How the right charter can strengthen your member base

first_img 9SHARESShareShareSharePrintMailGooglePinterestDiggRedditStumbleuponDeliciousBufferTumblr Though there are two primary types of credit union charters – state and federal – how it’s employed and whom you target can greatly impact your business.The Federal Credit Union Act of 1934 opened membership acquisition to communities and specific group affiliations. But according to The Credit Union Times, these types of charters were seldom used in favor of occupational charters. In the last 10 years, however, credit unions with community charters have jumped in popularity from 17.9 percent to 35.8 percent. Usage rates of all other subcharters have dropped within the same time span.Though members shouldn’t see a difference in institutions whether backed by the state or the federal government, the local restrictions on your field of membership can affect marketing, benefits and member relationships.Expansion vs. Closed Charter Not only are there community or residential charters, there are also associational, occupational or a combination of multiple inclusion requirements. To expand or not to expand is a question that should not come without a heavy weighing of the pros and cons. continue reading »last_img read more

PKA steps up engagement with companies over exposure to coal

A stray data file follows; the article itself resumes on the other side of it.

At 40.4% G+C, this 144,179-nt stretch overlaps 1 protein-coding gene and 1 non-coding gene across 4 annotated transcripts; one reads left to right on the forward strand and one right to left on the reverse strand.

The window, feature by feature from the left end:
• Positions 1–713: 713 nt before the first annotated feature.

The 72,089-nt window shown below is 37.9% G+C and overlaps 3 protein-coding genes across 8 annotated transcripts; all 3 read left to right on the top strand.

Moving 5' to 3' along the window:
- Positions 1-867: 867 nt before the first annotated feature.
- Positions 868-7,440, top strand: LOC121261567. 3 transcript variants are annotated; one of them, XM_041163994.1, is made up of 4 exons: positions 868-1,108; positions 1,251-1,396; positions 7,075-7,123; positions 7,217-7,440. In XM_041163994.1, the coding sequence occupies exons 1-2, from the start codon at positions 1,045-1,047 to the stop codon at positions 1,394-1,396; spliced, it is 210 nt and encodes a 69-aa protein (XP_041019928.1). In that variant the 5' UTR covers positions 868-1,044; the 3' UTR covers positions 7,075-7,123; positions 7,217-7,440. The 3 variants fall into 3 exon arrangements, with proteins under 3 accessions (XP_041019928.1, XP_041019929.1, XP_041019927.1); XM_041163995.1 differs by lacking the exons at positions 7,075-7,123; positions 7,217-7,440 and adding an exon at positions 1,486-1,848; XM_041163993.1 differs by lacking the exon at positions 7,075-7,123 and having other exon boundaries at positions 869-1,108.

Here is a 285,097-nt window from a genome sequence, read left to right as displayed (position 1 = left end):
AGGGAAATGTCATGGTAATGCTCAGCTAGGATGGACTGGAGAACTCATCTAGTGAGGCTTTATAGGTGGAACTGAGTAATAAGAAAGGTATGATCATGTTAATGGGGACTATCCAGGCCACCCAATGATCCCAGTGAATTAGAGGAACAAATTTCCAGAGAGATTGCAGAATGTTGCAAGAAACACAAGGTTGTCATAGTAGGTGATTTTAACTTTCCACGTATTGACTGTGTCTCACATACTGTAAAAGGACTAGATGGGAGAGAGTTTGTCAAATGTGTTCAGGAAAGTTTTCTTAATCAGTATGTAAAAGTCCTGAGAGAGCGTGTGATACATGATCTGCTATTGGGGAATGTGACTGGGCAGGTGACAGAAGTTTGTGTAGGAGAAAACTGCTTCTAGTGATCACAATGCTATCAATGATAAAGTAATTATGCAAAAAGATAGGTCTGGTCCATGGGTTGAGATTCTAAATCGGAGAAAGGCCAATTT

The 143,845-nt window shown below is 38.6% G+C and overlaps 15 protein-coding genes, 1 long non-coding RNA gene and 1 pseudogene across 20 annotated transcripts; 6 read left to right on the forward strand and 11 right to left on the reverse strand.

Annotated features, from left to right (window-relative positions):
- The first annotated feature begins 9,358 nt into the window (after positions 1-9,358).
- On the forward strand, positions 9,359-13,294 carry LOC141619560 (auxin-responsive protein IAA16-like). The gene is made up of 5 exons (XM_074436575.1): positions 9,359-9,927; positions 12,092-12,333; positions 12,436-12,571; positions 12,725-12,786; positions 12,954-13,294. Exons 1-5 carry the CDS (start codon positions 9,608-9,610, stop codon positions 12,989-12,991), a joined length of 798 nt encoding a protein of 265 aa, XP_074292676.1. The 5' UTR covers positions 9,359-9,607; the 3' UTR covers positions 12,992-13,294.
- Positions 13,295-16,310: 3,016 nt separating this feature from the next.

first_imgPKA is to step up its engagement with heavy users of coal and will divest companies – where coal is responsible for as little as 25% of their revenues – if plans to reduce reliance are not put in place.The DKK235bn (€31.5bn) Danish pension provider said the new policy was an escalation of an approach, announced last year, which saw it engage with companies drawing 50-90% of revenue from coal.In a complementary approach, PKA will also begin engaging with companies drawing more than half their revenue from tar sand projects.Peter Damgaard Jensen, chief executive at PFA, said the provider’s decision to divest 31 coal companies had already boosted returns, as the stocks in question declined 70% since divestment. He compared this with a 7% return from offshore wind holdings over the same period.“It clearly shows our climate strategy to increase green investment while phasing out coal investments has been right from both an economic and a climate point of view,” he said.The fund has invested in wind farms since 2011 and recently was joined by Kirkbi, parent company of LEGO Group, in acquiring a stake in a wind farm from Dong Energy.The decision to expand the engagement criteria below the 50% coal revenue threshold will see an additional 53 companies added to PKA’s list.Of the new additions, the majority are utilities providers, while eight are mining firms.PKA has already launched a dialogue with nine of the 23 companies identified in 2015 and said four had already put in place policies to reduce reliance on coal.One company has been placed on a watch list, while a further four have been divested.Damgaard Jensen said the success with four of the nine companies proved the value of active ownership, and the provider said it would now start engaging with the remaining companies it had identified.Peabody Energy bankruptcyThe pension provider’s announcement coincided with the world’s largest listed coal company, Peabody Energy, filing for chapter 11 bankruptcy in the US.A statement by the firm cited the “unprecedented industry downturn” as its reason for the filing, but investors seized on the bankruptcy to argue that carbon-intensive industries would no longer be viable if the increase in global temperatures were to be limited to 2° C.Adam Swersky, chair of the £670m (€915m) London Borough of Harrow Pension Fund, said the bankruptcy was a reminder that environmental, social and governance risks needed to be taken into account.“We have known for some time that some carbon-intensive assets are unlikely to be viable in a 2 degree climate change scenario,” he said.“Trustees must challenge fund managers to put this type of assessment at the heart of their investment strategies.”Luke Sussams, senior analyst at the Carbon Tracker Initiative, added that the bankruptcy was the most significant signal to date that the coal market was “nearing a structural decline”, while Julian Poulter of the Asset Owners Disclosure Project argued that investors for too long had ignored warnings over coal holdings.“Whilst commodity prices played a major role in Peabody’s demise, so too did the climate stigma,” he said.“There can be no excuse for investors now not to reshape their entire industry to account for the systemic risk posed by climate change.”However, Tom Sanzillo, director of finance at the US-based Institute for Energy Economics and Financial Analysis, said the bankruptcy was down to Peabody’s inability to adapt to energy markets where coal was being disrupted by newer energy sources.He argued that the coal industry was not “dead” but needed to focus on greater innovation through smaller markets and fewer mines.last_img read more